NoSQL is a hot topic in IT, so I was very happy to receive the “Getting Started with NoSQL” e-book from Packt Publishing for review. I read the ePub version in case you are wondering. The book has 142 pages and was published in March 2013. It has the following chapters:
- Chapter 1: An Overview of NoSQL. This chapter gives a very high level overview of NoSQL.
- Chapter 2: Characteristics of NoSQL. Compares the RDBMS and NoSQL approach.
- Chapter 3: NoSQL Storage Types. Discusses the different NoSQL storage types, advantages and gives some simple examples.
- Chapter 4: Advantages and Drawbacks. Starts a comparative study of databases.
- Chapter 5: Comparative Study of NoSQL Products. Continues the comparative study.
- Chapter 6: Case Study. Gives a short example with MongoDB.
I have not much to say about the book, so I will keep the review short. The review will be in the “The Good, The Bad and The Ugly” format.
The book gives a pretty thorough comparison of NoSQL versus traditional relational databases and between the various popular NoSQL databases such as MongoDb, Cassandra, BigTable, Redis, Hadoop, Voldemort and Neo4j.
Some sentences and statements didn’t seem correct. More edits and reviewing might have helped.
The comparison between databases is pretty thorough, but as a getting started tutorial I find this book somewhat lacking. The reader is required to know quite a bit about databases and associated APIs.
Disclaimer: I received a free e-book from Packt Publishing. In the past I authored several books for them.
Tips for April 16, 2013
Yesterday I continued browsing a popular security forum in order to pick up some useful tips and tricks and beef up my own security. In the process I found out that there are people out there who put pieces of dark tape on their webcams, when they are not using them. I didn’t find any mentions of tin foil hats yet. Wired apparently is better than wireless, but if you have a wireless router you should restrict access to trusted wireless devices using their mac addresses.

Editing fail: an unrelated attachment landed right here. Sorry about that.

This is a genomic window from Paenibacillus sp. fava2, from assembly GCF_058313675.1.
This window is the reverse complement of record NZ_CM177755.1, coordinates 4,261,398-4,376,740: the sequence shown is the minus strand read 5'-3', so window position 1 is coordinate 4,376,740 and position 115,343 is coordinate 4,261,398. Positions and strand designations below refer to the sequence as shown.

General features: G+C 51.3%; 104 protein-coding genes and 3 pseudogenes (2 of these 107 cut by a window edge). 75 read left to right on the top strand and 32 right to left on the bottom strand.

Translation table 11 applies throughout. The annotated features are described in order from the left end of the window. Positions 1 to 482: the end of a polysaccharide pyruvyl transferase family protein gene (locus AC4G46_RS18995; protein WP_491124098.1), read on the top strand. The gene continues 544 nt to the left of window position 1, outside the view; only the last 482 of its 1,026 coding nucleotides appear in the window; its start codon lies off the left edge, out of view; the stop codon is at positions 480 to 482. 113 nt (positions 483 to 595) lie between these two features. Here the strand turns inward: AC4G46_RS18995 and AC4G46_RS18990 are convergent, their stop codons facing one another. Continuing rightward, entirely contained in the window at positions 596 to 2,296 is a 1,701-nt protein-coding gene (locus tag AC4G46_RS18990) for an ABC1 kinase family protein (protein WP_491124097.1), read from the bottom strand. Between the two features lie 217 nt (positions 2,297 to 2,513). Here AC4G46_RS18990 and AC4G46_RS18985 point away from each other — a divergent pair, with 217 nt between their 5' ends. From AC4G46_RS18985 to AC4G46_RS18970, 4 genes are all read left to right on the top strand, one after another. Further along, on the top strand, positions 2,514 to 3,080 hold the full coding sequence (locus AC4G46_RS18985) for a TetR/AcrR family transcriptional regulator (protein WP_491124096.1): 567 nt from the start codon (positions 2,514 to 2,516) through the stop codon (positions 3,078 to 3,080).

You can find the address on a Mac from System Preferences | Network or from the command line. In one of the tabs of the Airport Utility there is a check box with the text “Access Control”. You need to check that and create profiles for your mobile devices with the associated mac addresses. Put the default profile to no access. You can also restrict access to certain days or hours. By the way some nasty individuals have been spreading rumors about me having a password containing the name of a girl I saw on YouTube. This is an outrageous lie, I don’t even watch YouTube videos. My password doesn’t contain any names or anything that is pronounceable as a matter of fact.
Further I restricted my LastPass account to allow to log in only from a certain country. I don’t think that they offer the option to specify a list of trusted IP addresses instead, which is a shame in my very humble opinion.
I am using the KeePassX desktop application as my local password manager. KeePassX is based on KeePass, which is a .Net Windows desktop application. It’s free and officially supports Mac OS X 10.3 to 10.6, but seems to work fine on Mountain Lion. KeePassX has some neat features including using a key file for authentication. The one I generated with KeePassX itself doesn’t have that many characters though. I am not sure if there is a maximum for the number of allowed characters in the key file. You can copy either the userid or password that you are managing, but unfortunately you have to keep in mind that some applications do not allow pasting passwords. I am still looking into linking one time passwords from YubiKey with KeePassX. There seems to be a plugin for that.